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Consumers perked up in November, now will business?

Monday, 23 Dec 2013 | 6:34 PM ET
Shoppers at Somerset Collection shopping mall in Troy, Mich.
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Shoppers at Somerset Collection shopping mall in Troy, Mich.

With the consumer helping to punch up economic growth, durable goods Tuesday could give some guidance on business spending.

Stocks drifted higher Monday, setting new records on the S&P 500 and the Dow. The Dow rose 73 to 16,294, while the S&P 500 was up 9 at 1,827. Nasdaq rose 44 to 4,148, boosted by gains in Apple and Facebook.

Tuesday is a shortened trading day for Christmas Eve, with stocks closing at 1 p.m. ET and bond trading at 2 p.m. Durable goods, expected to rise 2 percent, are due at 8:30 a.m. ET, while new home sales are expected at 10 a.m.


"The [stock market] bias is to the upside now, but I don't expect there to be very much action at all," said Daniel Greenhaus, chief global strategist at BTIG. He said the market will be affected only if the numbers deviate widely from what's expected.

Art Cashin, UBS director of floor operations, said the market is poised for more gains into year-end. But Tuesday should be dull.

"I think you're going to have a limited audience, and people are going to try to leave early," he said, adding that the traditional NYSE floor singing of "Wait 'Til the Sun Shines Nellie" was moved up to 11:10 a.m.

(Read more: As the clock ticks, retail traffic continues slide)

Monday's report of November personal spending was one of the positives lifting stocks. The spending number, up 0.5 percent, was the best pace since June, and consumer sentiment was the highest in five months.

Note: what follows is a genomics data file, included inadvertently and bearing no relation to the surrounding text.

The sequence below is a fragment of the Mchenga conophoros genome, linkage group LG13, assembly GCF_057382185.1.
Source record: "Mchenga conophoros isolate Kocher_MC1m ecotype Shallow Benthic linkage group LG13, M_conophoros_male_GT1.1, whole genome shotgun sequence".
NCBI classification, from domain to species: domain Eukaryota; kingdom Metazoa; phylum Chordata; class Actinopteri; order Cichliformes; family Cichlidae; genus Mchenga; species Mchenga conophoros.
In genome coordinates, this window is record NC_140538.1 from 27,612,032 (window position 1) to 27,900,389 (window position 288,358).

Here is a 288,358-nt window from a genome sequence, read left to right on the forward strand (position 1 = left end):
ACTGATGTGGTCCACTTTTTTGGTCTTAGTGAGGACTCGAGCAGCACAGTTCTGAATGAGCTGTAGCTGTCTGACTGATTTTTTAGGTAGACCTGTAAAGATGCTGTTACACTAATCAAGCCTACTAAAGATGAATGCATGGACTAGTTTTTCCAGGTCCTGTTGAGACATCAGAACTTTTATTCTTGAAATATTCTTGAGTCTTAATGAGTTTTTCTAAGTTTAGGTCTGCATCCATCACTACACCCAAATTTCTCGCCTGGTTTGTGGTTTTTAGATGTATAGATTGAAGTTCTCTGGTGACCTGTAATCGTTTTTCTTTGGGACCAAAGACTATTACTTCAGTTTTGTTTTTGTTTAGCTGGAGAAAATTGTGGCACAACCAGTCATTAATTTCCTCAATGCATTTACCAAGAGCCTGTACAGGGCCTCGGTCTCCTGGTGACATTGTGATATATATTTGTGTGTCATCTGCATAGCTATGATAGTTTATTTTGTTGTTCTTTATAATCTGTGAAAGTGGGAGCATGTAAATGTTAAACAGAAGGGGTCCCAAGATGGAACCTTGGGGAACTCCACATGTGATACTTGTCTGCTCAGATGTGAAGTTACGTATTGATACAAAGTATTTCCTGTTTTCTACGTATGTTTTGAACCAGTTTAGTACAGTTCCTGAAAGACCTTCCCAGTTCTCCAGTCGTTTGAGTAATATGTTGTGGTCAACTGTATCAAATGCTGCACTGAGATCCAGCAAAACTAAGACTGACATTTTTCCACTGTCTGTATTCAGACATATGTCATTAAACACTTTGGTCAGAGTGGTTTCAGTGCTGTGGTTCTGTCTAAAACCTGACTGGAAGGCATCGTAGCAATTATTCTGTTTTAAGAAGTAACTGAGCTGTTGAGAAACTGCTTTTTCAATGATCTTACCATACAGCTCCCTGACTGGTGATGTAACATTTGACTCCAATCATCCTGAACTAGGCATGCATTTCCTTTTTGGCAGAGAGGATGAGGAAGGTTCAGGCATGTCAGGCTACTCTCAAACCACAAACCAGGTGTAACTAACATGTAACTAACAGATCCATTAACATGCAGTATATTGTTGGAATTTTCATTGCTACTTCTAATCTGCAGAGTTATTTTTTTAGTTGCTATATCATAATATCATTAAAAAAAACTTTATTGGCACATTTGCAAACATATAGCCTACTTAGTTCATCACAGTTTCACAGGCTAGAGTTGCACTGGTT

"In this latest month of November, consumers are spending quite a bit," said Chris Rupkey, chief financial economist with Bank of Tokyo-Mitsubishi. "There's been a huge change. Before Friday's GDP revision, we thought consumer spending was a dull 1.4 percent, and now it's 3.6 percent."

Third-quarter GDP was revised to 4.1 percent, about double the pace expected just a few weeks ago. Part of the latest revision was because of more spending by both consumers and business.

"I guess they are spending a lot ahead of the holiday season. Now we think services spending was not as weak as initially believed," he said, adding that Monday's spending data would put fourth- quarter growth at roughly 3.2 percent.

In a report Monday, Rupkey noted that spending on equipment was $930.4 billion in the third quarter, a 5.9 percent share of $15.8 trillion real GDP. That is dwarfed by the consumer's 67.8 percent contribution.

Within the durable goods report, nondefense capital goods orders excluding aircraft is the proxy for business capital spending, and it has declined since reaching record levels in June.

Rupkey said that business spending on equipment has been adding less to the economy this year, and through the third quarter was running at 1.7 percent, down from 4.5 percent in 2012.

But he said that is not worrisome for now.

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"On the one hand, business capital spending is not enough to push GDP faster than 3 percent currently, but 2 percent GDP growth will be fast enough if it continues to bring down unemployment," Rupkey wrote.

Joseph LaVorgna, chief U.S. economist at Deutsche Bank, said durable goods will tell part of the story on capital spending, but he is looking to industrial production and trade data for a better read of its impact on economic growth.

"My guess is the core of the report, the core durables is going to be better than people think," he said. "Durable goods are one of the many pieces we use to estimate capital spending, but they're not the most important. … Even if for some reason they would be disappointing, that would still not change my expectation that the fourth quarter is doing well."